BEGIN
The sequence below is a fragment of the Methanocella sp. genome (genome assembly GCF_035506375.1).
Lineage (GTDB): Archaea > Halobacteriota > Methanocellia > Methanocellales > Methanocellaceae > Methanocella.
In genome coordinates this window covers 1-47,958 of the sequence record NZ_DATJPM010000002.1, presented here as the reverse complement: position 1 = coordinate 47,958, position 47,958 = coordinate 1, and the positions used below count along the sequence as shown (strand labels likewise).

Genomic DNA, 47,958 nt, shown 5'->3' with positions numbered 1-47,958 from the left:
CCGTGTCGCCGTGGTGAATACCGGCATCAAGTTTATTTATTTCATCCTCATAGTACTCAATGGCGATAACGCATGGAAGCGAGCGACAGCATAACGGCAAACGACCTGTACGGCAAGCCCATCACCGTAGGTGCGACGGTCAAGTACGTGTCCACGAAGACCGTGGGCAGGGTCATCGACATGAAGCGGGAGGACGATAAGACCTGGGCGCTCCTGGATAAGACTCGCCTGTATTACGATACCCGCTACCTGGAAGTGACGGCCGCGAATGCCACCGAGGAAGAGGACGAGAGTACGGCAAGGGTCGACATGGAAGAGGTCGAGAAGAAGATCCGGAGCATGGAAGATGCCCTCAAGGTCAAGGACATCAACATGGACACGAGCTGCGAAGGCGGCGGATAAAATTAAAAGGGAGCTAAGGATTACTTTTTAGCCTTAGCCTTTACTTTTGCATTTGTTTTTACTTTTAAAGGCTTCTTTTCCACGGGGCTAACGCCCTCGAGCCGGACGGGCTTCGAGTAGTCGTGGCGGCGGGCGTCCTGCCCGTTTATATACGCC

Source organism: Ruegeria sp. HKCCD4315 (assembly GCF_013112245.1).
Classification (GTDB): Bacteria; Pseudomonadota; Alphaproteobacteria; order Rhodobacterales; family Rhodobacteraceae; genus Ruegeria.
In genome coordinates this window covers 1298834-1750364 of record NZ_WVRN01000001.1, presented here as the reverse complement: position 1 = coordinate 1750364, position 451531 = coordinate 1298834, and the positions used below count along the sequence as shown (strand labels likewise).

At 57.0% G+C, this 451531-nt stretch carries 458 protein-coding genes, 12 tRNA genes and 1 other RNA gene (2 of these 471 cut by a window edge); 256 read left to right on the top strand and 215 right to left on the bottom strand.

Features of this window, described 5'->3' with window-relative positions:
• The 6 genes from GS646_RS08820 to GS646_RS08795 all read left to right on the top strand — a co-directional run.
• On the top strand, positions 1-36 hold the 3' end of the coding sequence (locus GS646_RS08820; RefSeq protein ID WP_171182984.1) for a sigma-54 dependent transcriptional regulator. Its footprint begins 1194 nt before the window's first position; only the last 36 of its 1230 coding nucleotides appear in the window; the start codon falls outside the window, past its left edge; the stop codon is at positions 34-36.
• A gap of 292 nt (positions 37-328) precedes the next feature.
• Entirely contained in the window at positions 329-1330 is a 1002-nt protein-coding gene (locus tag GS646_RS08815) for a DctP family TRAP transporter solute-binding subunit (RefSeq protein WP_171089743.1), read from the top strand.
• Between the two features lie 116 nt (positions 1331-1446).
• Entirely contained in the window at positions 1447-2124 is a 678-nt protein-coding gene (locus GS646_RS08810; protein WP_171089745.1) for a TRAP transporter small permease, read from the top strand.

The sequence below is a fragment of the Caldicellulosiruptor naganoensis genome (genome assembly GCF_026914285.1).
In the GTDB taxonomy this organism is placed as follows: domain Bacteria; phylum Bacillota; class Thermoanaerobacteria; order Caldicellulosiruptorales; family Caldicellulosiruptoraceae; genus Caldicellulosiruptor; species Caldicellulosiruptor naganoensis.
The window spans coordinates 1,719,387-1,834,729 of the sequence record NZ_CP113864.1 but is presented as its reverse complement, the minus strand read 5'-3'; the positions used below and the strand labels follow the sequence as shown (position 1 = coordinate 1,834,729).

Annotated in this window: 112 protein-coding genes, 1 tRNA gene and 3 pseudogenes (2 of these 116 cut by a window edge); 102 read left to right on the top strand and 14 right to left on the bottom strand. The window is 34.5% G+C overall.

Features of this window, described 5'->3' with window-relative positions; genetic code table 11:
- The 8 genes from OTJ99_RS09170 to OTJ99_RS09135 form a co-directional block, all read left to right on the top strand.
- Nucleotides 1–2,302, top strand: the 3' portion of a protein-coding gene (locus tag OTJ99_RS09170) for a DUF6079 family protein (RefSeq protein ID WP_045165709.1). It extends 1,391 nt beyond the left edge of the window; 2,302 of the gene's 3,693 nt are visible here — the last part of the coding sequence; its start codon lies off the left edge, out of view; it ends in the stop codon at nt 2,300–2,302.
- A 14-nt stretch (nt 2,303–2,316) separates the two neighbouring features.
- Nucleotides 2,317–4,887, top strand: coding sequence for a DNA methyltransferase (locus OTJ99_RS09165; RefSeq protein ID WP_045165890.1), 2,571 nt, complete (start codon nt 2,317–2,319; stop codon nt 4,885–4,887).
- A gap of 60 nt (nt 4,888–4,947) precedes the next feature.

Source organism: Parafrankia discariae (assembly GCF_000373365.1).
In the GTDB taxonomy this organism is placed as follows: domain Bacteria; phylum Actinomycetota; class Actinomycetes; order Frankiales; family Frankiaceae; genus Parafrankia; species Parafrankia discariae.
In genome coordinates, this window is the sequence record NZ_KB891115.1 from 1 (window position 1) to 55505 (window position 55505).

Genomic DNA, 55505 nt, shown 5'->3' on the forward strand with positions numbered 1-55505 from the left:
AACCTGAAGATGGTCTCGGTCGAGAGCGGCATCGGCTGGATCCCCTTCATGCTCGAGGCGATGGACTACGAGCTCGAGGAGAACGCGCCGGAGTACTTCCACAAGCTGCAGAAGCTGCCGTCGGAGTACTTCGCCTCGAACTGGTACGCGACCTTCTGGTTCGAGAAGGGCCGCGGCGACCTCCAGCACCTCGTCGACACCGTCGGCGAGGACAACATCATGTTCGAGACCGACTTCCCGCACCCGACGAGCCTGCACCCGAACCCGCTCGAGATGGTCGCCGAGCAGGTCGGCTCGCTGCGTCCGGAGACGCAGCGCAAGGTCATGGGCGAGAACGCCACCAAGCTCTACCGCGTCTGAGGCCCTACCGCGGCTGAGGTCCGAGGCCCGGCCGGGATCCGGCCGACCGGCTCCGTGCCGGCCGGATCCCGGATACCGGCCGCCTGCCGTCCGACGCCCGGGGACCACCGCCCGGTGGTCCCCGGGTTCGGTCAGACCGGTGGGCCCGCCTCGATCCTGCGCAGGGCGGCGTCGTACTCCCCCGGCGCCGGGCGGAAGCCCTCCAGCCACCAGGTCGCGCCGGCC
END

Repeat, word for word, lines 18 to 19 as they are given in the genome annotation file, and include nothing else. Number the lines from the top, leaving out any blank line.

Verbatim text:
In the GTDB taxonomy this organism is placed as follows: domain Bacteria; phylum Bacillota; class Thermoanaerobacteria; order Caldicellulosiruptorales; family Caldicellulosiruptoraceae; genus Caldicellulosiruptor; species Caldicellulosiruptor naganoensis.
The window spans coordinates 1,719,387-1,834,729 of the sequence record NZ_CP113864.1 but is presented as its reverse complement, the minus strand read 5'-3'; the positions used below and the strand labels follow the sequence as shown (position 1 = coordinate 1,834,729).